A question came in to Ask Gardenerd from Jeff Bremer this week: “This is a two-part question: 1. I save seeds from each year’s tomato crop to plant the following year. I can never get all the “meat” of the tomato off the seeds. How do you clean these seeds? 2. Can early blight be transmitted through tomato seeds? Thanks, Jeff “
Great questions, Jeff. Let’s start with saving tomato seeds.
Saving Tomato Seeds
Saving tomato seeds is relatively easy, though it may look like a daunting process. If you have followed the method described in this blog post, the process should remove the membrane and anything else attached to the seed. If that is still not working, I would recommend fermenting for another day or so until the membrane comes off. I was afraid of the fermentation process for years, but once I finally bit the bullet and did it – it was a piece of cake.
Blight in Seeds?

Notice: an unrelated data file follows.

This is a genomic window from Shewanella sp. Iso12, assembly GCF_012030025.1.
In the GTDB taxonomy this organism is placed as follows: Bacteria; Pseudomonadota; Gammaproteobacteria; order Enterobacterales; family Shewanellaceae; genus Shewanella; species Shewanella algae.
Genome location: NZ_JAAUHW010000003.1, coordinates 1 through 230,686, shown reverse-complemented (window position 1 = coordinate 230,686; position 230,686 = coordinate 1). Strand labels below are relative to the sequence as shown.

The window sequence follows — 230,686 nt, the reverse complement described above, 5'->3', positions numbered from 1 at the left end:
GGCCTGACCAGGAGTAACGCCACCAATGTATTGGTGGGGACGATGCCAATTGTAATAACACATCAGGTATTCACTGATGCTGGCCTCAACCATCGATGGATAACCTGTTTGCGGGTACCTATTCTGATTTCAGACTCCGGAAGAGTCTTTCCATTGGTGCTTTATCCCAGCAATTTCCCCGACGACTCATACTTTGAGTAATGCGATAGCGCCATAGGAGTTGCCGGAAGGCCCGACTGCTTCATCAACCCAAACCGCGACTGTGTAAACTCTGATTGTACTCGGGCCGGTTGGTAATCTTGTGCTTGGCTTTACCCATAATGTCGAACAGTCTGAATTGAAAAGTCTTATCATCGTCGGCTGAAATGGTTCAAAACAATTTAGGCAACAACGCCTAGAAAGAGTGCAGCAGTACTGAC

Blight and other fungal infestations, as well as Leaf Spot and other bacterial infestations, are wind- and soil- transferred, not seed-transferred. So you can save seeds from your blight infested tomatoes if you want.
Here’s the thing: it’s best to save seeds from strong plants that out-competed blight and other diseases, because those traits are worth passing on to the next generation. If you had plants that fared better than the rest, save seeds from those plants.
Also, genetic diversity is key for ensuring a reliable seed supply. Harvest seeds from several plants (if you have room to grow more than one of each variety) rather than just one. Genetic depression (a weakening of the desirable traits or disease resistance) occurs after several generations when we don’t save seeds from a larger population of a particular cultivar.
Thanks for writing in. I hope this helps. Happy seed-saving!